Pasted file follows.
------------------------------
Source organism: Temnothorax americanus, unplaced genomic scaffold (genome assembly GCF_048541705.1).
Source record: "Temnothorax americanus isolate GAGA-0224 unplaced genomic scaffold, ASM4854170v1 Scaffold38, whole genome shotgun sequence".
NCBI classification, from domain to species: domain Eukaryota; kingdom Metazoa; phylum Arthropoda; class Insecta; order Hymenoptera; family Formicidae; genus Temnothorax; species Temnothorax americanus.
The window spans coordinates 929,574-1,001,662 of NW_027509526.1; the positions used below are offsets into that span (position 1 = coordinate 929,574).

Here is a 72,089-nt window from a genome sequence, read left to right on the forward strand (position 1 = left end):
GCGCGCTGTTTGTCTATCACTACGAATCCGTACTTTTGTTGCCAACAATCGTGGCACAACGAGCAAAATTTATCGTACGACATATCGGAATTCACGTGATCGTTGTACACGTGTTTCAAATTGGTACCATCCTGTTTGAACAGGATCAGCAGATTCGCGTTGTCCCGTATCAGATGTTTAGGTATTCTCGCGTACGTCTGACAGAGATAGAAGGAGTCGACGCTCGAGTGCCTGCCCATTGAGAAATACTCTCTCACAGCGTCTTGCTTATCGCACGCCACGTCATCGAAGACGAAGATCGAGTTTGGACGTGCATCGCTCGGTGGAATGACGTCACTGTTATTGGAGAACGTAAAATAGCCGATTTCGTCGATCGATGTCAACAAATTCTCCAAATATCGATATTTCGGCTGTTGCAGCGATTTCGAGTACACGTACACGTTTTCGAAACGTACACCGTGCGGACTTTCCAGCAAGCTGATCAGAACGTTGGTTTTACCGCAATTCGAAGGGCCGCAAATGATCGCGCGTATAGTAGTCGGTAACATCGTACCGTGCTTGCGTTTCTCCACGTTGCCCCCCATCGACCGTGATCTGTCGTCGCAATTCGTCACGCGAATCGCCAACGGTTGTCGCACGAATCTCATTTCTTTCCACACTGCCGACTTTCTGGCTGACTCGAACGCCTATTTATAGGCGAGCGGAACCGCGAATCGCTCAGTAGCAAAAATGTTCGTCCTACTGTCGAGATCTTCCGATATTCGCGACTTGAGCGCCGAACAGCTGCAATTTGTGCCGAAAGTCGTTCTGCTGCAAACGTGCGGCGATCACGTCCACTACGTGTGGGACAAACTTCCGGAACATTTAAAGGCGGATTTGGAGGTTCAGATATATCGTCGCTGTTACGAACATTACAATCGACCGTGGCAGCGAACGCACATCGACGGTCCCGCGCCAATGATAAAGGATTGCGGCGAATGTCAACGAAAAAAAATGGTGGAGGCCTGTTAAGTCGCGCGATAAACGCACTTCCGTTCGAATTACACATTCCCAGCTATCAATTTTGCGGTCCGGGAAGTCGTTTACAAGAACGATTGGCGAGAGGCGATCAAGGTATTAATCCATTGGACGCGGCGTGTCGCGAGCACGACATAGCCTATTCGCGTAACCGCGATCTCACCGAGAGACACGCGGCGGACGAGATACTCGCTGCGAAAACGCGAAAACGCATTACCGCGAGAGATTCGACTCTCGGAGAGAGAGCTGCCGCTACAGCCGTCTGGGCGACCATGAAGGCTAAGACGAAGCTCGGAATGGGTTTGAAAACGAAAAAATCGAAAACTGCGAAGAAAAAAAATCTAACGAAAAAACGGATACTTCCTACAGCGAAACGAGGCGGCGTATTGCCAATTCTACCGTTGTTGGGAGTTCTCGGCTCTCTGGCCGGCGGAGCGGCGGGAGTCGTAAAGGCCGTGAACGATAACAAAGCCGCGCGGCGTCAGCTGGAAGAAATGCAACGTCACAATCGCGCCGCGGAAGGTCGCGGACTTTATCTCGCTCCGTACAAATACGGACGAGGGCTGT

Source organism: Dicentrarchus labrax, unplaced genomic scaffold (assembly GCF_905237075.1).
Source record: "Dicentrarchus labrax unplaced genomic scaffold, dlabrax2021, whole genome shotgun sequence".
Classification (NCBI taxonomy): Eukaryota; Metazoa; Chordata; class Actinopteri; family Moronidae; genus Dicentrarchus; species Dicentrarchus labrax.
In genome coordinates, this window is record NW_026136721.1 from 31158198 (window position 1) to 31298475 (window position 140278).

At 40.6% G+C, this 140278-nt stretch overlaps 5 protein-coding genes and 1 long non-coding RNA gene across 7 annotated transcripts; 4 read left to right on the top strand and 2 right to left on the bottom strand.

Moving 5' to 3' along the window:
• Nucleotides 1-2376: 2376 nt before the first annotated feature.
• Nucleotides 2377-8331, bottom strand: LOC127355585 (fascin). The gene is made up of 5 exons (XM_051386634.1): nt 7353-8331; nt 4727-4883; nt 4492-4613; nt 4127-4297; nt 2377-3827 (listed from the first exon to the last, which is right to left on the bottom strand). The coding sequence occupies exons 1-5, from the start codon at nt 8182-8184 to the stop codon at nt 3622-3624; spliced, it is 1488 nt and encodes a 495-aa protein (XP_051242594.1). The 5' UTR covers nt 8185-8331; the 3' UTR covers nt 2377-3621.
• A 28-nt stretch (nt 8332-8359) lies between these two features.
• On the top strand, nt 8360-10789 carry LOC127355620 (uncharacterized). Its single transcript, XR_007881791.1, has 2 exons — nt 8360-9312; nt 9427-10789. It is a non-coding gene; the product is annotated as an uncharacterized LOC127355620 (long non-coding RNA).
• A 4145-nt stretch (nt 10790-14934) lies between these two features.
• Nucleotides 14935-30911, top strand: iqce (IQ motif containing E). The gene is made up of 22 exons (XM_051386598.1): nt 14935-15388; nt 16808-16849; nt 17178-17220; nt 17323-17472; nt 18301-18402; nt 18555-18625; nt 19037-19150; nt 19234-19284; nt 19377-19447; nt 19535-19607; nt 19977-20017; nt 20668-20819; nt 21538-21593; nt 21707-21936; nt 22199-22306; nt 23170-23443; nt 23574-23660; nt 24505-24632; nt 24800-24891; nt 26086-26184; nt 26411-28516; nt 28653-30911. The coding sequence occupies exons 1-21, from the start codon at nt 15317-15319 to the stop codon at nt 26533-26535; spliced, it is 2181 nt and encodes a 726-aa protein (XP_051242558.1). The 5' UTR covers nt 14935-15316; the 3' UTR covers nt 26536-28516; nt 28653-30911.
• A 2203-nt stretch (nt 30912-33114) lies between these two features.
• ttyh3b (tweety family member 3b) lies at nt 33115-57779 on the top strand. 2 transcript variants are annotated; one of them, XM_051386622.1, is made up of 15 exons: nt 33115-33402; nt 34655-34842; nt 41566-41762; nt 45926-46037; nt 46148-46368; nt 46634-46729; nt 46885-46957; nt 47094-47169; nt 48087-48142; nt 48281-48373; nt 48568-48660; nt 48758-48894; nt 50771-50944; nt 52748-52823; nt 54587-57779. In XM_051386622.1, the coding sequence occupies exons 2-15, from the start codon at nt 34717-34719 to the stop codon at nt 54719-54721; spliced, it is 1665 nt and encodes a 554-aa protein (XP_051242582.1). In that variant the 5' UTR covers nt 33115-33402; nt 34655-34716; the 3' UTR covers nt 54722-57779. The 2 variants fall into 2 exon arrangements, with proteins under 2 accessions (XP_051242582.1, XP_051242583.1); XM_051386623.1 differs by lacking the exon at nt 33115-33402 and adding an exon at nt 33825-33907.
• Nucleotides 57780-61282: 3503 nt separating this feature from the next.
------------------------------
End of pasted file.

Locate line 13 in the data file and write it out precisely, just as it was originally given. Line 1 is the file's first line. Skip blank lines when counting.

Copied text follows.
• Nucleotides 1-2376: 2376 nt before the first annotated feature.